“Then I’ll make my two-year-old’s oatmeal. He’s obsessed. He even eats it dry – he calls it ‘little oatmeal’, and then cooked oatmeal is ‘big oatmeal.’ So I make sure to have a bowl of cooked and another of dry, because I don’t know what mood he’s going to wake up in. Then, if the twins are still asleep, I try to do a little stretch to get my body warmed up for the day, because managing three kids and working is basically like running a marathon every day.”
As Graham adds, “By seven o’clock, I’m on my second cup of coffee.”
It’s not the first time Graham has expressed struggles that are all too common in motherhood. She’s previously hit back at body shakers and the unrealistic expectations placed on women to bounce back and return to their pre-baby bodies. She expressed that her confidence took a hit during her second pregnancy with the twins and such pressures made her feel worse.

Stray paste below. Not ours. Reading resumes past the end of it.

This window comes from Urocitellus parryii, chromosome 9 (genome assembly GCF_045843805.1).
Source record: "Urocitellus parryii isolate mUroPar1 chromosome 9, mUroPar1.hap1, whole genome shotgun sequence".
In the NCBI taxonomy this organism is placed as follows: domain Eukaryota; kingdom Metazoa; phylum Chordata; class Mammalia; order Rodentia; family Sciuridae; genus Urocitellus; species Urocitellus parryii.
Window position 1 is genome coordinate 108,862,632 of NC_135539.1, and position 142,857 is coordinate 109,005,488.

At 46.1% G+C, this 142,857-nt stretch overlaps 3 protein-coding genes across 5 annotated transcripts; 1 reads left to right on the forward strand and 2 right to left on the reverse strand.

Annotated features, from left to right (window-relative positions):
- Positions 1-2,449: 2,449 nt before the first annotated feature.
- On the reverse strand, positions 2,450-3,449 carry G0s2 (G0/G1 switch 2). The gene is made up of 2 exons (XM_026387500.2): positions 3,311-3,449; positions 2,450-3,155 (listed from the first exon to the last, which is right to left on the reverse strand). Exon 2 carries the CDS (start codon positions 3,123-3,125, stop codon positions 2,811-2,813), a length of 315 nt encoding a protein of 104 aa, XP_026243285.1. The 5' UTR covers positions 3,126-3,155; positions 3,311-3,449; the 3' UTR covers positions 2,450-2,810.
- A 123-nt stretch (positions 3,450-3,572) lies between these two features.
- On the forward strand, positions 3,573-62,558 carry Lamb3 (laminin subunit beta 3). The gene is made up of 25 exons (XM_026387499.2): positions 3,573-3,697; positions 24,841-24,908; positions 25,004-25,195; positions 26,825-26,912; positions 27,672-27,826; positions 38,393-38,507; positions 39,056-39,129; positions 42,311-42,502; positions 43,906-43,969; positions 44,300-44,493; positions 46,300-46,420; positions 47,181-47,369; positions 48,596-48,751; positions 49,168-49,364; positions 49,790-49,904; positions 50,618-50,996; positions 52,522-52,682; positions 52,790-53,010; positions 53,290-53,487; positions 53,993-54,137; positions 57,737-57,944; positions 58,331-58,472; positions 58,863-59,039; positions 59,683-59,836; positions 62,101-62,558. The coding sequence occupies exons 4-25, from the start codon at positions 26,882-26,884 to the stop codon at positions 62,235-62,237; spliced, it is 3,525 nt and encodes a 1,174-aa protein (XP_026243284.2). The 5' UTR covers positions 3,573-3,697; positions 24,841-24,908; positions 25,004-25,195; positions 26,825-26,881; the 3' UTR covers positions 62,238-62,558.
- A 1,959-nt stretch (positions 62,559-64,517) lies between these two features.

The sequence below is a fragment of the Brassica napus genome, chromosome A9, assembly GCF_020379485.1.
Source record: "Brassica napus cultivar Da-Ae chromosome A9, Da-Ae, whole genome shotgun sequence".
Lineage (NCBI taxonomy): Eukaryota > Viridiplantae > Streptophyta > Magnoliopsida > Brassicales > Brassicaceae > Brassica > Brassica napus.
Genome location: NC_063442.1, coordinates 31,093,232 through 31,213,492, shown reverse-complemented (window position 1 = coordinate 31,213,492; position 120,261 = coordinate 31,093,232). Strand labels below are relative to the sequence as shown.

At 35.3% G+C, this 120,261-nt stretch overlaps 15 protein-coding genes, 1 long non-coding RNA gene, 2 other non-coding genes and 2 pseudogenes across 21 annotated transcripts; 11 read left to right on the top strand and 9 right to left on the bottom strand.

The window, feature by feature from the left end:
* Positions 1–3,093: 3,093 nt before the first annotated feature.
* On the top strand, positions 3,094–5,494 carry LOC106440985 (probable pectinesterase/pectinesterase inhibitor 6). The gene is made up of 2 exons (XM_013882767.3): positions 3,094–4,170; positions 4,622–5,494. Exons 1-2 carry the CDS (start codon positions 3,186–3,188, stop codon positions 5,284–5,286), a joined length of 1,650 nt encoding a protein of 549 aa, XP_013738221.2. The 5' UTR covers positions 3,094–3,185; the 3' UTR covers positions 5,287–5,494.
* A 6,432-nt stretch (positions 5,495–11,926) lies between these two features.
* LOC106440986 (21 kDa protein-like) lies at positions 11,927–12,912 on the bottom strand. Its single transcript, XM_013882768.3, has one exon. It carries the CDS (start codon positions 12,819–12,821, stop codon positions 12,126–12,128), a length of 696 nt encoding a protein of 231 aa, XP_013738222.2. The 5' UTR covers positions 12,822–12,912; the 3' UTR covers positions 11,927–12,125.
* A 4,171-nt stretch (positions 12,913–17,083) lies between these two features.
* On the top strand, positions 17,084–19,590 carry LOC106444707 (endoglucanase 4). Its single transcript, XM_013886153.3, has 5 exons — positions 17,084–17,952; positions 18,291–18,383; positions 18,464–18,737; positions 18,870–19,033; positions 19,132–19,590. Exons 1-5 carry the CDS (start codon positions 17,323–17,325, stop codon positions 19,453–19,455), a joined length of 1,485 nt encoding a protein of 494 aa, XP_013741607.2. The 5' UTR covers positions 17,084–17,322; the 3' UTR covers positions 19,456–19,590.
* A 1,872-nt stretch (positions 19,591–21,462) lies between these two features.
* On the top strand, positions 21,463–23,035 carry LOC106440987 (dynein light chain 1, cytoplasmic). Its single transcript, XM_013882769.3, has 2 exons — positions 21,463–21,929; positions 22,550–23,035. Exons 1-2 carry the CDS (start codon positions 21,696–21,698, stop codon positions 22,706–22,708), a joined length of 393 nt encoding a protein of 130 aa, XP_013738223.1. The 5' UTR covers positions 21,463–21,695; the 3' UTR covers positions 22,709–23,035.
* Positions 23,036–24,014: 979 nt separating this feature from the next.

“I work in an industry that expects me to return to work in a body that has ‘snapped back’ – a pressure that no woman, in any industry, deserves to feel. I have always fought against unfair and unrealistic standards, and yet, if I am being completely honest, here I was, expecting myself to snap back. And fast,” she said.
She added, “I look at the stretch marks that still exist and will forever exit on my stomach, and I think, ‘God, why did you have to go up above my belly button? I’m a lingerie model, for God’s sake. This is not what lingerie models look like. But then I remind myself, ‘Well, I’ve never been the norm of what a typical lingerie model looks like.”
Source @womenshealth.com.au: Read more at : womenalive.org